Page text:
You were a wonderful son, a loving father, the best husband, a caring grandpa and a loyal friend..we will miss you. Love you always..... your wife
Around 1966, our family moved into the house next door to the Elias family, and as there were three sisters in my family and three in the Elias family the same age as us, we instantly paired up and became close friends. Mel was “the older brother” who roamed around with his two best friends (Derek was one) and listened to music in his basement room (off limits to girls!). As a young man, he played football for Jasper Place Composite High School, proudly wore his football jacket everywhere and was very fit and strong. Of course he loved music, particularly the Rolling Stones, Bob Dylan, Joan Baez, Neil Young and the Beatles, and later he developed a taste for classical music. I particularly remember his fondness for Rimsky-Korsakov, Tchaikovsky, Beethoven and Chopin. He also loved reading and although he freely admitted he was not a fast reader, he was a steady one and got through an amazing number and variety of books. He was a terrific reader aloud, and I remember being present evening after evening as he read aloud works by John Fowles, Robertson Davies, Robert Henriques, Wallace Stegner and other authors. Mel enjoyed gardening as well, and for a while was greatly taken with growing roses, even entering some of his own special roses into shows and winning prizes. He also became interested in cooking and at Christmas time would devote a great deal of time and energy to Christmas baking, making different kinds of scandalously calorie-laden cookies. A dedicated birdwatcher, he had an impressive list of sightings, and once in a while, I'd go along on one of his bird-watching trips to Stanley Park or the Reifel Bird Sanctuary. We also combed Vancouver's old, stuffy smelling second-hand bookshops, looking for good finds. Mel got caught up in a number of creative fads way back then, including making bead necklaces (hippy days), dipped flowers, driftwood lampstands, and so on. He loved photography and early on got a Polaroid camera. You could always tell Mel was around when you heard a SNAP! followed by the strange scratchy whirr of a Polaroid photo emerging from his camera. I knew him through to the early 1980s but gradually lost touch after I moved to Japan and later to the UK. However, I was fortunate to be able to see him again in June 2012. He was philosophical and realistic about his illness at the time, and I felt that was a cue for how I should regard it as well. I will always remember him as a man of kindness, tolerance, humour, realism, and dignity.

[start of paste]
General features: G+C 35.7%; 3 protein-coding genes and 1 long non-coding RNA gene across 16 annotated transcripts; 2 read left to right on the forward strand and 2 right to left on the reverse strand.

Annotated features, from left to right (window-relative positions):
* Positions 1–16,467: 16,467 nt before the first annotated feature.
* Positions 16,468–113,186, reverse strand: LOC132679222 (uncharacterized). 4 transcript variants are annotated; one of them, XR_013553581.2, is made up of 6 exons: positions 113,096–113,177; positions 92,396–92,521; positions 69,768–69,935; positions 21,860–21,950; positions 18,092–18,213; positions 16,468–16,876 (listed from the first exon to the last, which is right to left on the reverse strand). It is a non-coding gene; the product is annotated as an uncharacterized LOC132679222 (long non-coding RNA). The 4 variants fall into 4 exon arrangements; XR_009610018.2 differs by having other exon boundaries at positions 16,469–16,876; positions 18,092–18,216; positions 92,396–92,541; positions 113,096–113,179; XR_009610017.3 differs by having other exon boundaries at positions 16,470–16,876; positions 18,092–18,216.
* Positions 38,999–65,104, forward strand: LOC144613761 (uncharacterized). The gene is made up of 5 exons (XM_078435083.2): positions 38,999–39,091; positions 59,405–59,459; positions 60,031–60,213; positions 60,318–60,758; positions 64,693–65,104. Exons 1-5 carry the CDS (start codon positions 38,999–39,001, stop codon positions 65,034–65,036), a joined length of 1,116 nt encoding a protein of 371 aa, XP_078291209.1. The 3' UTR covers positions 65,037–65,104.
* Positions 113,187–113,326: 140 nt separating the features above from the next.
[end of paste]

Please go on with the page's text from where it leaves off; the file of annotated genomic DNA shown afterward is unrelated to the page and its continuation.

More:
Hi Mel ... I saw 3 hummingbirds yesterday and thought of u ... I was only lucky enough to meet u once, but I'm sure we would have been close friends had I been geographically closer to u and your lovely wife Christine. I speak to Christine as often as possible, and want u to know she's doing ok. Please keep sending the hummingbirds, cause Christine sees them too ... and it gives her great peace. I know u and Gaby are together, and that's amazing ... she's happy you're there with her ... u are both missed very much by your loved ones on this side ... but we know that you're out of any pain and happy where u are. Keep in touch with us and u know what I mean ... love always ... Kym
I was fortunate to work with Mel and enjoy his friendship for over 12 years. He was a "Steelman", mentor to anyone on the Purchasing side of the business, all around good guy and a true and loyal friend. I miss him very much.
Yesterday I read in the local paper of a sighting of a bird so rare to our part of the world it has never been seen in Canada and only twice before in North America, and it happens to be in the park a block from our house! (A red-flanked bluetail, for those interested.) All I could think of was how excited Mel would have been, and how he would have driven over and we could have had lunch and wandered around the park together looking for the little bird . . . .